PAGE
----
You probably won’t ever hear colleagues say, “We have a problem with our discipline of execution.” Instead, what you may hear are comments like:
- “Why does it take so long to make a decision?”
- “Why aren’t we hitting our goals?”
- “Why do we talk about the same things over and over?”
If these sounds familiar, you may actually have a problem with what I call the “discipline of execution” in your office. It’s all about getting stuff done—and being disciplined about it every day. Discipline is a good thing; to me, it means a singular focus on continuous improvement and problem-solving. Outwardly, your team can appear as casual as it likes—so long as each member embraces an internal discipline of execution. Because, you already know what happens when it’s missing: Everyone is impacted—and they say so.
Discipline of Execution Is Essential for Successful Outcomes
Many of our schools have discovered ways to create environments for success, and effective change management, by establishing their own discipline of execution. Here are a few common practices we’ve seen work for them and for our own Customer Success team, too.
- Pick a Day, Any Day, to Put Your Discipline of Execution into Action
The true definition of execution is putting a plan into action. There will never be a perfect day to enact change, so just pick one. And don’t select a day that’s comfortable. Choose a day and time that makes your heart beat a little faster. Then, get everyone in on it—and make sure they’re active participants.
I’ve found that asking people when they think they can have something completed helps them understand that their input truly matters. Instead of simply giving a deadline, ask what they think is possible. You may be surprised by hearing a much earlier deadline than you would have given.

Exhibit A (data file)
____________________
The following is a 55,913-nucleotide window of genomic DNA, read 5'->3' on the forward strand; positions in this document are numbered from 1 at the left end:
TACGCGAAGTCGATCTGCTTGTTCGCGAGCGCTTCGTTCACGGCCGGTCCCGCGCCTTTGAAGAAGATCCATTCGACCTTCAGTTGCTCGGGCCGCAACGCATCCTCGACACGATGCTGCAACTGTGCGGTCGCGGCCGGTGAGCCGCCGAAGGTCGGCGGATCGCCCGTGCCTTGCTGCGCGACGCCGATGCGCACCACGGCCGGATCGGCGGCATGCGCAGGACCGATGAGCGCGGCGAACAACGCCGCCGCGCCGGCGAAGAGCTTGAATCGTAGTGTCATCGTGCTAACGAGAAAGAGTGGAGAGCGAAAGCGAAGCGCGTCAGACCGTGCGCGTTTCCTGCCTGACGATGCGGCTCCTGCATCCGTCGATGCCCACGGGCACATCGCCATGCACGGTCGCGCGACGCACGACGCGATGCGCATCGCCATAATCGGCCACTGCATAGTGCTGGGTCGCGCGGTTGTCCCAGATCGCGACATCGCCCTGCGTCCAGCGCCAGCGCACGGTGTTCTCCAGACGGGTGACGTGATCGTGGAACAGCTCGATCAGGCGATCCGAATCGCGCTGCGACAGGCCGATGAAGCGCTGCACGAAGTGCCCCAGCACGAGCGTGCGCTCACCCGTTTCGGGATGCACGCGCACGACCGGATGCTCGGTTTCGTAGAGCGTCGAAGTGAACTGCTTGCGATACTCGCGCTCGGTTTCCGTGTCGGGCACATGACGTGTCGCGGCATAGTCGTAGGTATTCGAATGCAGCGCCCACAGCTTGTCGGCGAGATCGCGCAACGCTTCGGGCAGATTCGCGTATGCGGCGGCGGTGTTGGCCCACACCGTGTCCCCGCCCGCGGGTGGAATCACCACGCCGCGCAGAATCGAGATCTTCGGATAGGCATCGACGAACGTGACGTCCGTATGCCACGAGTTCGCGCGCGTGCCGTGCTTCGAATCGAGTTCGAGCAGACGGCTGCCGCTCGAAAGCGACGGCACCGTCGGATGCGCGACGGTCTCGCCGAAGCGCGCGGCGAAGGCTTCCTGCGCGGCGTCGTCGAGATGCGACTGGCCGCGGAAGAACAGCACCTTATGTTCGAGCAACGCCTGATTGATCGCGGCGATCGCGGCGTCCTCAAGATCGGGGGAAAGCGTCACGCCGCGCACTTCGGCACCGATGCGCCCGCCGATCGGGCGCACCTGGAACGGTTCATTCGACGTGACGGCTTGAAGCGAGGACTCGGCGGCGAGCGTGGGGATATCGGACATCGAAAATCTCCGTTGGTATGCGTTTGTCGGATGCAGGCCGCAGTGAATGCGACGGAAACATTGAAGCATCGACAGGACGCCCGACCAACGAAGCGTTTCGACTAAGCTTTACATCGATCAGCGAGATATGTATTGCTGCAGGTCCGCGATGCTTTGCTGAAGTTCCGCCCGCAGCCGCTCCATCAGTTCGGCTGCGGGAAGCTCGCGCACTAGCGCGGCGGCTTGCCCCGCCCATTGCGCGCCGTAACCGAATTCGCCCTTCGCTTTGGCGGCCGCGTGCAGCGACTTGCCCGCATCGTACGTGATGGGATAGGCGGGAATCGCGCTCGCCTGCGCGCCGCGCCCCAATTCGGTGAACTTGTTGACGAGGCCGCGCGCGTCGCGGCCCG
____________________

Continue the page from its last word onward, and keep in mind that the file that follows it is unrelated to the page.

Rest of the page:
It’s true: Speed of execution will likely increase when you stop forcing deadlines and empower others to be part of those decisions.
- Clear, Consistent Communication Is Essential
Part of great execution is communicating with others in order to remove any friction that could prevent a plan from succeeding. So, use your words—and get stuff done!
You can’t expect people to just get onboard if you aren’t helping them understand the vision, strategy, and what the expected outcomes should be. Answer all of the questions. Allow people to debate, disagree, and to actively take part in finding solutions.
The best teams I’ve been on don’t immediately have consensus. But in the end, we find agreement in the solution we’ve all worked toward.
- Pre-Determine Measurable Goals. Check on Them Often
Success isn’t just a feeling. In creating a discipline of execution, success should be defined by data. So, whatever they are, determine your expected outcomes first.
Then, establish measurable goals that will shape whether or not your project was a success. And make sure everyone knows what those goals are—so they can mutually drive to, and become a part of, the plan’s success.
Remember to measure and report often. And strive for transparency. Reporting should be visible to everyone involved and communicated weekly. For some projects, reporting may need to be even more frequent.
Don’t Just Try and Fail—Maintain a Discipline of Execution All the Time
The purpose of creating a discipline of execution is to identify a problem, define a strategy to fix it, and then fix it—eliminating extraneous conversations, complaints, and irrelevant concepts. That’s really all there is to it: You simply take action to reach a pre-determined goal while keeping an eye on data that leads to that goal.
In other words, you’re getting stuff done—effectively and efficiently.
Will this work every time? Nope, it won’t. But, then, you just start again—and keep trying until you figure out the best solution.